Unleashing the Power of Sports Commentary
The Transcript of Sports Commentary
The art of sports commentary is not easy. It takes a lot of time, effort and ambition to write a good comment.
This article aims to explore some of the features that distinguish sports commentary as an individual linguistic register. These include: * describing what is happening (narrative) * identifying players/teams * explaining the action * conveying atmosphere/emotion/stimulation
Creating great sports commentary is a bit like passing a maths exam: you can know your stuff, but you have to pass the test with style. A good commentator is one who can make an event memorable – the likes of Kenneth Wolstenholme, Harry Carpenter and Michael Winner have all passed this test with flying colours.
To do so, a good commentator has to be able to convey emotion and excitement. They also have to be able to give a concise and accurate description of the action on the pitch. This project will show you how to programme a sports commentator to do all of this. From the Looks menu, drag a say block into the commentator script and click on it. This will make the sprite say hello in a speech bubble for two seconds. Tinker with the values to make it your own. This is a very easy way to program sports commentary.
There are many different formats for sports commentaries. Some are written in a script and can be read verbatim, or they can be written using a word processor and can include punctuation and formatting. The best commentaries are dramatic, memorable and humorous where possible. They should also contain a fair amount of information and provide an overview of the game.
A good example of this is Harry Carpenter’s commentary when Ali used his rope-a-dope strategy during his fight against Zaire in 1974. Few people have seen such an epic moment of live sport and few commentaries capture the feeling as well as his. It was the sort of commentary that stayed in people’s minds for years afterwards, and it is testament to the power of good writing.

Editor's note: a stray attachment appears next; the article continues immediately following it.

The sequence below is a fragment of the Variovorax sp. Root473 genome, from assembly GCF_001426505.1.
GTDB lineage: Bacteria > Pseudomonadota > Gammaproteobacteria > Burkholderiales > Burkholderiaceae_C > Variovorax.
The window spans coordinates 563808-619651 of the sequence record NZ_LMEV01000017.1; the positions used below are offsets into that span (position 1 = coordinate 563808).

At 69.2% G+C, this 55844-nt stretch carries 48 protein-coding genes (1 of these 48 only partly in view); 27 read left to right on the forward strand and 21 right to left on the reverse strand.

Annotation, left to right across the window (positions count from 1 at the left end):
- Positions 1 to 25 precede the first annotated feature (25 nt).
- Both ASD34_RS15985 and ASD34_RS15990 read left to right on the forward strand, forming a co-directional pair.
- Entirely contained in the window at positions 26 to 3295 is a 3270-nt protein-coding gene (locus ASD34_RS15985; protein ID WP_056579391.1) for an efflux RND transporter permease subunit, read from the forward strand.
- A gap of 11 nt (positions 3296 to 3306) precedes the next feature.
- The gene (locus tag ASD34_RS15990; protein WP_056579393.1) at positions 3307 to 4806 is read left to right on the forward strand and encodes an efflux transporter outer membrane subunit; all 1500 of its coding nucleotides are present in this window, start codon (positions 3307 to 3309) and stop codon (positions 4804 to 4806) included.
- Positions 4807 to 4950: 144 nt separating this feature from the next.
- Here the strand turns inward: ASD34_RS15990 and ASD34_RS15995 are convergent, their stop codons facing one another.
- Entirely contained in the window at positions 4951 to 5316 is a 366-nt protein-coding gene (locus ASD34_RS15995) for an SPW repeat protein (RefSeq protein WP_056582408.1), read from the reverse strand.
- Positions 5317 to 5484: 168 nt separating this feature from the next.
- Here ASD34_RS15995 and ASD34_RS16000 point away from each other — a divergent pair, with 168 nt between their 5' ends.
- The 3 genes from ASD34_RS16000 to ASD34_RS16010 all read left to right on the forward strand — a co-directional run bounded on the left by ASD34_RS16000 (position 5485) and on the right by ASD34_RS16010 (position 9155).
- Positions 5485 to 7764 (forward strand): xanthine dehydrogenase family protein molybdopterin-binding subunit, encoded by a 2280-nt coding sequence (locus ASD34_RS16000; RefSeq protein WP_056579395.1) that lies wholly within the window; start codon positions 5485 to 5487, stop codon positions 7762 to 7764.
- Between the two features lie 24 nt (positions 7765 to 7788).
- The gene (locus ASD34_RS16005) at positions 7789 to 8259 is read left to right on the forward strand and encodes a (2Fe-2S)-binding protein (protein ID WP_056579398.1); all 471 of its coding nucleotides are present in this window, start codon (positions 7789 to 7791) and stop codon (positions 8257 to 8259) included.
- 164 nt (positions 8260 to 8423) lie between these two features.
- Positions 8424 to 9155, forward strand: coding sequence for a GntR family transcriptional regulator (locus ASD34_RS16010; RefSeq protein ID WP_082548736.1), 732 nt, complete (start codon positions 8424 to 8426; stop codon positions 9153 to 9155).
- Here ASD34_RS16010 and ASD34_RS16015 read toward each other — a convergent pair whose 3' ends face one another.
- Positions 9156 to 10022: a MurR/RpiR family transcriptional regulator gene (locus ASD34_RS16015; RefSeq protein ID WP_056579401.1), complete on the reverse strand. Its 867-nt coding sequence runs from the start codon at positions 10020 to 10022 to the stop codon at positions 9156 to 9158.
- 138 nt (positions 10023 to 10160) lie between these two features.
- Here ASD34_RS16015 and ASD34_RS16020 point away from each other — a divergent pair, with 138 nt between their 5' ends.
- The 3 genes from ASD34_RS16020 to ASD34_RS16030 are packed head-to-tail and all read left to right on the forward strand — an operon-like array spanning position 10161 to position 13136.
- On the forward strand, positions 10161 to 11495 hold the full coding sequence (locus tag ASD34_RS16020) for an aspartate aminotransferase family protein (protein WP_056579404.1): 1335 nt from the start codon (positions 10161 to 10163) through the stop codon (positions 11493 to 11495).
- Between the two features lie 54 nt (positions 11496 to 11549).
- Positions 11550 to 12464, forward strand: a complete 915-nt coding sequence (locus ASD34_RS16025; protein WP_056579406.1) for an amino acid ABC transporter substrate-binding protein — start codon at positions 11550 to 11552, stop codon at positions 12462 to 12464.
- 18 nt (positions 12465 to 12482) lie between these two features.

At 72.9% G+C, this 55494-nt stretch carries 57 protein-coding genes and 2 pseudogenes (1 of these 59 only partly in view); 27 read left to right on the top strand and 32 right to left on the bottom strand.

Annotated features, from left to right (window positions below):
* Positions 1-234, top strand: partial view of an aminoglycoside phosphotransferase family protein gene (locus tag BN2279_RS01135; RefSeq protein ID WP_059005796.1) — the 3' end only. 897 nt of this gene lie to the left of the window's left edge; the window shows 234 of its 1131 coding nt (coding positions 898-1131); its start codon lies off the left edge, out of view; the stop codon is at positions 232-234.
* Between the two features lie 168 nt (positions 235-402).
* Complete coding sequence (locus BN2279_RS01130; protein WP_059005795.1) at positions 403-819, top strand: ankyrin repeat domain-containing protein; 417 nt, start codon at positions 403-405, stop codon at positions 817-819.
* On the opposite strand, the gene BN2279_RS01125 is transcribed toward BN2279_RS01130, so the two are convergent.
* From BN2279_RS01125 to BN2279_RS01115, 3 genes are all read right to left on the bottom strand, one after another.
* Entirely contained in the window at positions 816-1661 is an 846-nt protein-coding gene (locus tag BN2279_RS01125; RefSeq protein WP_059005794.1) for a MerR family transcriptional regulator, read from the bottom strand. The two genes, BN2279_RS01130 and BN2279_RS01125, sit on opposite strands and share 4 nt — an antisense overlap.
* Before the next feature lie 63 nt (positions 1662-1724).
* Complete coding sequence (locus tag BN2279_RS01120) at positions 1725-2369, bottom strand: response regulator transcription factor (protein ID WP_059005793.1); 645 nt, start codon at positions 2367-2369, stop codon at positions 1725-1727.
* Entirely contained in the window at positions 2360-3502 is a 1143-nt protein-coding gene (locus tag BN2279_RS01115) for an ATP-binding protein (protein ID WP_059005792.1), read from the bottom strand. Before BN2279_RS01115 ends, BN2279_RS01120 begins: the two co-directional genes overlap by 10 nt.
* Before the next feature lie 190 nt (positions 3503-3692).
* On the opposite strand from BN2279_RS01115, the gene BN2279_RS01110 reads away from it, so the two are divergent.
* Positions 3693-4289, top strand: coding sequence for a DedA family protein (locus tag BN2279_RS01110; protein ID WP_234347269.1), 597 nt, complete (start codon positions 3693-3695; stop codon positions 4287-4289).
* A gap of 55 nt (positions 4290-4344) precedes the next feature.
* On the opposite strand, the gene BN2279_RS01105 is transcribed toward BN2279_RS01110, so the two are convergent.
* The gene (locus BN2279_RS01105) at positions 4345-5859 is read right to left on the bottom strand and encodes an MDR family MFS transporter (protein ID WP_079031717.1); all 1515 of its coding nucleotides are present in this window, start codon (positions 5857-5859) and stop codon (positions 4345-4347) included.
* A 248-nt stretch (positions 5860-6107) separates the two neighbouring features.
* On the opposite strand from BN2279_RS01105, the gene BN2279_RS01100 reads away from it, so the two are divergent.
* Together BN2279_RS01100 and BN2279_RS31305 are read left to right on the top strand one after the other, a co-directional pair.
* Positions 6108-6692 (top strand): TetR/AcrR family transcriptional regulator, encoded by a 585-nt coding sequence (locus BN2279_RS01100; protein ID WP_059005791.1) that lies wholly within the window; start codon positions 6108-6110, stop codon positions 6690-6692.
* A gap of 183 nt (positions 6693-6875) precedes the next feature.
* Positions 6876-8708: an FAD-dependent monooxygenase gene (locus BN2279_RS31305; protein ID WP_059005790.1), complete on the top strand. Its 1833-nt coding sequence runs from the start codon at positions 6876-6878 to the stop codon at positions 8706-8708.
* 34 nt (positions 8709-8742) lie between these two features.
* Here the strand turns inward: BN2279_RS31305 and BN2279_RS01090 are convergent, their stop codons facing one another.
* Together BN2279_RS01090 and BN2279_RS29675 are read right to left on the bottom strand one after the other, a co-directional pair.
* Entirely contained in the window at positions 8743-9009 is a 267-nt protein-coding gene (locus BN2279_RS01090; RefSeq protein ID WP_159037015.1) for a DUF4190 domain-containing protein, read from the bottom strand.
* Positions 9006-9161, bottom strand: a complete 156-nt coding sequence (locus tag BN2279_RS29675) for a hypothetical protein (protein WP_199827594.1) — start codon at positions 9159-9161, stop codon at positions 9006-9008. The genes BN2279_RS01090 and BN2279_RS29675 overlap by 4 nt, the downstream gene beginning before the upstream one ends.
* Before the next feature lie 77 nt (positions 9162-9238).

Sports commentators provide running commentary on a sport event or match in real time, often via a voiceover. They may also interview sports personalities and offer insights. Their job is to enhance the audience’s understanding of the game and to keep them entertained.
A good sports commentator is not afraid to make a joke or two. They should have an excellent command of English and be able to speak clearly. They should be able to give a detailed description of the game and its events in a fast-moving environment.
This paper analyses linguistic features of sports commentary, a genre that has become increasingly popular in online minute-by-minute match reports. It also examines competitive verbal interaction between a commentator and readers/other commentators, which is conventionally characterized by humour or criticism. It proposes an intonation annotation protocol dedicated to live sports commentaries, allowing for the classification of sequences of words into five distinct sub-genres based on valence and tone.
Sports commentators must be able to sum up the action in a few words or less. They also need to be dramatic, passionate and funny where possible. A great piece of commentary will be memorable enough to stay in the mind for years after the event.
If a clip is not in the public domain, it is best to ask permission from the copyright owner first. Otherwise, you could face a law suit. This applies to video as well as audio clips.
A good way to program the sports commentary is by using say blocks and an events block. Add the when flag clicked event to start the commentary when a player’s flag is clicked. You can use different say blocks to give different introductions for each athlete. Then, set the duration of the say block to two seconds. You can also tinker with the other parameters to personalize your project. If you want to hear the voice of a specific commentator, add another say block below the original one.